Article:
Hegelianism is the philosophy of George Wilhelm Friedrich Hegel (1770-1831) that can be summed up by his “Dialectics” which is a term used to describe a method of philosophical argument that sees the world in two opposing forces thesis, antithesis, that then produce the synthesis. The triad of thesis, antithesis, synthesis was never used the terminology by Hegel himself. That originated with Johann Fichte. However, the relationship between the these three abstract terms of the triad is what has become known as Hegel’s dialectical method of reasoning. To Hegel, the two conflicting ideas are reconciled to form a new proposition. Therefore, Hegelianism can be summed up as “the rational alone is real”, which means that all reality is capable of being expressed in rational categories. Hegel’s goal was to reduce reality to a more synthetic unity within the system of absolute idealism. Hence, Hegel’s dialectic can be expressed as:
- a beginning proposition called a thesis,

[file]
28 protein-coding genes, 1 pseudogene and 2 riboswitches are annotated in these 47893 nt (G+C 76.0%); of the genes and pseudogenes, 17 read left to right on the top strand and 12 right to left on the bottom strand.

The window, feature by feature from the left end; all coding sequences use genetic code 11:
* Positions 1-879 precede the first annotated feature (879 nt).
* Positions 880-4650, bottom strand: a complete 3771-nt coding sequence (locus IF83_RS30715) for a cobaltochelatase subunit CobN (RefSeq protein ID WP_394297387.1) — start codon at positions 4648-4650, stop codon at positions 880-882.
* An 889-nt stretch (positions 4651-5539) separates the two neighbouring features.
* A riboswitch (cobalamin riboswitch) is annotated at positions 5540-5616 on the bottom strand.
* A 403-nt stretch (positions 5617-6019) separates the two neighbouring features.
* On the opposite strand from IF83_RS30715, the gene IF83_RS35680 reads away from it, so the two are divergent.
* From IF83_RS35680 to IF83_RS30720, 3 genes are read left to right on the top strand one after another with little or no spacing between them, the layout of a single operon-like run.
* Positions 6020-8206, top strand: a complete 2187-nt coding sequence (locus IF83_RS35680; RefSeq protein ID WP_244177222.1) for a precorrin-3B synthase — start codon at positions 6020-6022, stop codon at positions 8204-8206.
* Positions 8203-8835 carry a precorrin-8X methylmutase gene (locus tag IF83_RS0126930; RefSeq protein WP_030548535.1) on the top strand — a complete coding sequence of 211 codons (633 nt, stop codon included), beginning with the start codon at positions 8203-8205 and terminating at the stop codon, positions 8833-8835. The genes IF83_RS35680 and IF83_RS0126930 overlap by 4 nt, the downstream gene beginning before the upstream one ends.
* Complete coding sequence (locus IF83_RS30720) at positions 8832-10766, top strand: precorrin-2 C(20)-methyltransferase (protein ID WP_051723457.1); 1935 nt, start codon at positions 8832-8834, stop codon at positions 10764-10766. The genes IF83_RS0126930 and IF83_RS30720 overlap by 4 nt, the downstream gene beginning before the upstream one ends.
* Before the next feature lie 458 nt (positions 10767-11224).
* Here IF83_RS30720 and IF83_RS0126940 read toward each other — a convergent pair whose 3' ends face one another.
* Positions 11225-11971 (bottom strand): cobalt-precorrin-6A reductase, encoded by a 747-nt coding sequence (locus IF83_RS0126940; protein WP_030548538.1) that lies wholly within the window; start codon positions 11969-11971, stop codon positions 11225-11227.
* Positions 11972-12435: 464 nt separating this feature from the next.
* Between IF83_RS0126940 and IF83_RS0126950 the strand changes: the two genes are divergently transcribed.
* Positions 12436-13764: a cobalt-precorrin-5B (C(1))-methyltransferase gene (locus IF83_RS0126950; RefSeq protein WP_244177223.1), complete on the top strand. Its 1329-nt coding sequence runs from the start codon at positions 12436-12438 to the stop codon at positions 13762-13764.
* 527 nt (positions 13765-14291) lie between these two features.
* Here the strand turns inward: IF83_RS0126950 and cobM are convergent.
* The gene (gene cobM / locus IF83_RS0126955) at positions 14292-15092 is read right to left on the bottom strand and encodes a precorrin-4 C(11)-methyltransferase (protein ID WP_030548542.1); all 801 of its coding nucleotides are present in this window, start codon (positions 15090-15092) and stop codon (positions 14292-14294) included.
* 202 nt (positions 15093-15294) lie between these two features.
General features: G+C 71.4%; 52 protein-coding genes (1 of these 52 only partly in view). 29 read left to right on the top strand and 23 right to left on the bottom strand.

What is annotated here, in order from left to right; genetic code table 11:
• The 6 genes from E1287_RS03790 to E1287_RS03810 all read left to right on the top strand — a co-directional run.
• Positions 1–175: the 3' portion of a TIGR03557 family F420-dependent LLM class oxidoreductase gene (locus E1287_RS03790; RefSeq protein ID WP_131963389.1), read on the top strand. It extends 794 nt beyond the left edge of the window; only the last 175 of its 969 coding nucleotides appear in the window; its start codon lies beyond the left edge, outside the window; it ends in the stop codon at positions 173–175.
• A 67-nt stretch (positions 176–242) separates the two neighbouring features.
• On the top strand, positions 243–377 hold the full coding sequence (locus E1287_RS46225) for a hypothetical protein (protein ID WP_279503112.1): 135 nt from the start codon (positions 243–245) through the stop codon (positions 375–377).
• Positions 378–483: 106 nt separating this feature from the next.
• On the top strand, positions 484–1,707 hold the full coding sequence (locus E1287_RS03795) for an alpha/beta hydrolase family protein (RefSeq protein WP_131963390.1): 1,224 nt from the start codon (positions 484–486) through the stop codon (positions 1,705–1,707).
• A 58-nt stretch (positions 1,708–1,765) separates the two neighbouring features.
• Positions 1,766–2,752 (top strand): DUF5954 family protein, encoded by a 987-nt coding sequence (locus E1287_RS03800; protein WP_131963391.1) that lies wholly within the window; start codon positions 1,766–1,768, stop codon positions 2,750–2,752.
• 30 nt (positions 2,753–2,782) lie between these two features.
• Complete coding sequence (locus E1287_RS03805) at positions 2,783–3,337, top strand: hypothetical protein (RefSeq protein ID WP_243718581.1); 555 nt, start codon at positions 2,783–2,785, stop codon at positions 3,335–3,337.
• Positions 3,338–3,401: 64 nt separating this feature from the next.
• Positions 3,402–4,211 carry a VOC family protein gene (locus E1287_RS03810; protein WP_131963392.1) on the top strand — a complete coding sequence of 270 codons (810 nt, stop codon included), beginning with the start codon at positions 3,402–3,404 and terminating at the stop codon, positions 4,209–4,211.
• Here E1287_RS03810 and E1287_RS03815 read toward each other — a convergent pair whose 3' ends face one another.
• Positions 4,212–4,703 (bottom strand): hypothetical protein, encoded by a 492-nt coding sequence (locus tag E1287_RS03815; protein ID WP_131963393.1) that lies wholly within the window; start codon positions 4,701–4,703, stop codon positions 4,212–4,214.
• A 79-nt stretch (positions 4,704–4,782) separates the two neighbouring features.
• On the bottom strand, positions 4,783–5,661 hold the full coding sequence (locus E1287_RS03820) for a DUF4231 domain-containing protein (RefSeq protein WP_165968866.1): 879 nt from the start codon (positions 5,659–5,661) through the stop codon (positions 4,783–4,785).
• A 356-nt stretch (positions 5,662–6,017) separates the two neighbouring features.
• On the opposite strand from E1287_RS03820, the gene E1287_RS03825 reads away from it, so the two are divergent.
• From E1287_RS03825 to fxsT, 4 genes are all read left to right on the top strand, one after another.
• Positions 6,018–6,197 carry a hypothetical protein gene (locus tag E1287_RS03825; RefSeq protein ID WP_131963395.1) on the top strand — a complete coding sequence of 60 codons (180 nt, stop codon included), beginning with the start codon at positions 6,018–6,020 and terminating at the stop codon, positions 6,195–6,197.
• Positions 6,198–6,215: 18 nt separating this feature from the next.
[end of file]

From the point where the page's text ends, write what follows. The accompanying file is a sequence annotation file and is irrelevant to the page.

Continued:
- a negation of that thesis called the antithesis, and
- a synthesis whereby the two conflicting ideas are reconciled to form a new proposition.
Perhaps the most classic version of “dialectics”, the ancient Greek philosopher Plato presented his philosophical argument as a back-and-forth dialogue or debate. He created this debate between the character of Socrates, on one side, and some person such as Thrasymachus or group of people to whom Socrates was talking on the other side. Socrates’ interlocutors propose definitions of philosophical concepts or express views that Socrates then challenges or opposes. The back-and-forth debate between opposing sides produces a kind of linear progression or evolution in philosophical views or positions. Hegel saw this method of a back-and-forth dialectic between Socrates and his interlocutors thus becomes Plato’s way of arguing against the earlier, less sophisticated views or positions and for the more sophisticated ones later.
Hegel’s dialectics relies on this same contradictory process between opposing sides. Hegel’s work depends on the subject matter he discusses. For example, Hegel’s work on logic presents the two opposing sides are different definitions of logical concepts. Hegel acknowledged that his dialectical method was part of a philosophical tradition stretching back to Plato, he criticized Plato’s version of dialectics. He argued that Plato’s dialectics deals only with limited philosophical claims and is unable to get beyond skepticism or nothingness (SL-M 55–6; SL-dG 34–5; PR, Remark to §31). According to Hegel, if an argument leads to a contradiction, we must conclude that the premises are false.